Banned canister blamed for Glasgow Art School fire

The fire raged through the iconic Mackintosh building in May. Picture: John Devlin
The fire raged through the iconic Mackintosh building in May. Picture: John Devlin
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THE fire that gutted Glasgow School of Art’s Mackintosh Building was started by gases from a canister of expanding foam used in a student project, a fire investigation has confirmed.

The Scottish Fire and Rescue Service (SFRS) report said the gases ignited as they came into contact with the hot surface of a projector in Studio 19 in the basement. It has emerged use of the foam had been prohibited by the school.

The findings, released yesterday, concluded a build-up of “flammable propellant gases” in a projector was the source of the blaze on 23 May.

The projector was not faulty but the presence of original ventilation ducts and a large number of timber-lined walls in the building contributed to the rapid spread of the fire, the report concluded.

A new fire suppression system was in the latter stages of completion at the institution but was not operational on the day of the blaze in the Charles Rennie Mackintosh-designed building, which destroyed its iconic library, and the works of final-year students preparing for their degree show.

The canister of foam was being used by an unnamed student despite, according to GSA director Professor Tom Inns, being prohibited by the school.


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The fire spread when flames caught foam panelling, which formed part of an exhibition piece and was pinned to the wall directly behind the projector.

A member of staff fought to put the fire out with an extinguisher, but was forced to evacuate. The flames then spread through the building eventually breaching the roof.

The report, which was released by the school, stated: “Fire was caused when flammable gases used as a propellant within a canister of expanding foam [were] discharged in close proximity to the projector. These flammable gases were drawn into the projector cooling fan. The SFRS report has ruled out ignition being caused by this equipment being defective and SFRS could find no evidence to suggest it did not operate as the manufacturers intended.”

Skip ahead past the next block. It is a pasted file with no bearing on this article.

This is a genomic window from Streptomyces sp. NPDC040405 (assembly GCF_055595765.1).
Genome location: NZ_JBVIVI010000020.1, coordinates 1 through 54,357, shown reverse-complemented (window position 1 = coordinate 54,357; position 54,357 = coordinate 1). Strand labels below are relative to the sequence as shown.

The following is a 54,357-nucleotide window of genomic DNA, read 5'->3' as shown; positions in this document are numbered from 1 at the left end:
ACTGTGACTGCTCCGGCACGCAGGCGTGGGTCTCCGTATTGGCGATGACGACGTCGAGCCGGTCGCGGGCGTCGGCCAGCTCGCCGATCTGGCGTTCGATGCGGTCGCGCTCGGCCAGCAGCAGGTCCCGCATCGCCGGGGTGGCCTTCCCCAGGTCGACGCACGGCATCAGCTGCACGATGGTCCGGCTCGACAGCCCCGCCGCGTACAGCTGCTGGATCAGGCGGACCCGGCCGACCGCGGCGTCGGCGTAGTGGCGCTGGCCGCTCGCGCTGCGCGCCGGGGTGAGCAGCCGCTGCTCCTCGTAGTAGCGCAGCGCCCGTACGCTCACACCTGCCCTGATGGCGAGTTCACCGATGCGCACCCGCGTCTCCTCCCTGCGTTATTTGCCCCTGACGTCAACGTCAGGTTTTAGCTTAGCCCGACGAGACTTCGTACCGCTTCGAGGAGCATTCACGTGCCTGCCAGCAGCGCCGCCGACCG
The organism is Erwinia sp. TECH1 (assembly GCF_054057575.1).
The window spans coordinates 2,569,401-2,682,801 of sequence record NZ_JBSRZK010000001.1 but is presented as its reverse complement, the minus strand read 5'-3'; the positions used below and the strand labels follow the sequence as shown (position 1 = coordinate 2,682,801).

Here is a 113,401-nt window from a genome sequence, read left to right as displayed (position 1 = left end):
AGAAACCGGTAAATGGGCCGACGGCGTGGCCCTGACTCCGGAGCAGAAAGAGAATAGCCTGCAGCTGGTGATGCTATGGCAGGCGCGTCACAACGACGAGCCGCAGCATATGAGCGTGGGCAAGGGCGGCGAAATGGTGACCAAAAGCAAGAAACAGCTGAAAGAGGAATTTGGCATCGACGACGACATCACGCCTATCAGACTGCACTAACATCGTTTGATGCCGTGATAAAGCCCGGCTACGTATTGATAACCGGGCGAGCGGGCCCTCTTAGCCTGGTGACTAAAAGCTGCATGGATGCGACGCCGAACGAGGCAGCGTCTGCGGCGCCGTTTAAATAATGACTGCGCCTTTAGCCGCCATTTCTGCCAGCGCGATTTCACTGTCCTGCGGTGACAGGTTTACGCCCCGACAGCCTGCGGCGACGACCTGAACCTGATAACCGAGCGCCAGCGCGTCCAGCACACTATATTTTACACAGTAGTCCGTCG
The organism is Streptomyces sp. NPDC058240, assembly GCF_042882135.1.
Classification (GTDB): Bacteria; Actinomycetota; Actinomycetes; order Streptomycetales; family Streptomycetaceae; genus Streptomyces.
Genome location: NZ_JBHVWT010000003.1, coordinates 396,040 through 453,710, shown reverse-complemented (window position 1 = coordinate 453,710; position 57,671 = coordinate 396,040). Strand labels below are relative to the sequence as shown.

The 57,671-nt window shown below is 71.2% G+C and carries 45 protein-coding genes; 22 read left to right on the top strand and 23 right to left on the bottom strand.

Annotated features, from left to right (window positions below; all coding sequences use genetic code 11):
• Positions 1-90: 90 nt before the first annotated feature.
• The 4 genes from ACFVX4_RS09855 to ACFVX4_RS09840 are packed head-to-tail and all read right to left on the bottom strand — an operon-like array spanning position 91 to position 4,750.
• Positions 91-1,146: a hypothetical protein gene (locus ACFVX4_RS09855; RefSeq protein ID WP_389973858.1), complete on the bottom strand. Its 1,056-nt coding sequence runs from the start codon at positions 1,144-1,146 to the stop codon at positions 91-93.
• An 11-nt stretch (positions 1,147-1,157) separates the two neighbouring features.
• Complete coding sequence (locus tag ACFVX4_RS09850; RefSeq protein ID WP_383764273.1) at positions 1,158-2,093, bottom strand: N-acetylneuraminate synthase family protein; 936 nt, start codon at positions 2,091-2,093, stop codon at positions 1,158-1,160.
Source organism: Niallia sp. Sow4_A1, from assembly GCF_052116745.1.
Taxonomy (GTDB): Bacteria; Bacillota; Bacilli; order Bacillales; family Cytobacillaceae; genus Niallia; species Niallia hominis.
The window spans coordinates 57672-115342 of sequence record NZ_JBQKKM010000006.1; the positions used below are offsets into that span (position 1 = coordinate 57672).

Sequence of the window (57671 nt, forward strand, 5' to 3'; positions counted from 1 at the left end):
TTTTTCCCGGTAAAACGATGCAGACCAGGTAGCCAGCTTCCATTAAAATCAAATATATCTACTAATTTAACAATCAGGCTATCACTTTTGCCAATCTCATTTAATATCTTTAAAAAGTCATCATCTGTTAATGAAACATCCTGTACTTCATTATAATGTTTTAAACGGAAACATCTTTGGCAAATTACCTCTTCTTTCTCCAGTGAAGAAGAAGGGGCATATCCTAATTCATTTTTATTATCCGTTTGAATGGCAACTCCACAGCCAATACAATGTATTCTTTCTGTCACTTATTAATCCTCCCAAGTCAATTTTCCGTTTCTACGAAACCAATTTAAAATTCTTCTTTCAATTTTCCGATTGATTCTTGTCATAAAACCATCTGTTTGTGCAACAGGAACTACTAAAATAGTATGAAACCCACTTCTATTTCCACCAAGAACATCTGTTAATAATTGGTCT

In pictures: Glasgow School of Art fire

Prof Inns said that the building had been “totally compliant” with fire regulations at the time.

“We have health and safety policies and guidelines, and one of the key things within that is that we shouldn’t have aerosols within the studios,” he said. “So there was something going that wasn’t kind of compliant with the policies of the school. We use projectors a lot, all sorts of organisations use projectors, there are quite clear guidelines on how they are used but within the accident, it’s these things that came together to cause the initial ignition that caused the fire.

“There are a huge number of lessons that can be learned and we’ve been working very hard over the last six months on our health and safety procedures, training and so on. The report is very detailed about how the fire spread and that gives us a lot of new knowledge that we need to take on board.”

Art school bosses say progress is being made on plans to restore the building. An appeal fund has raised £12 million, including pledges from the UK and Scottish governments, and secured Brad Pitt and GSA alumnus Peter Capaldi as trustees.


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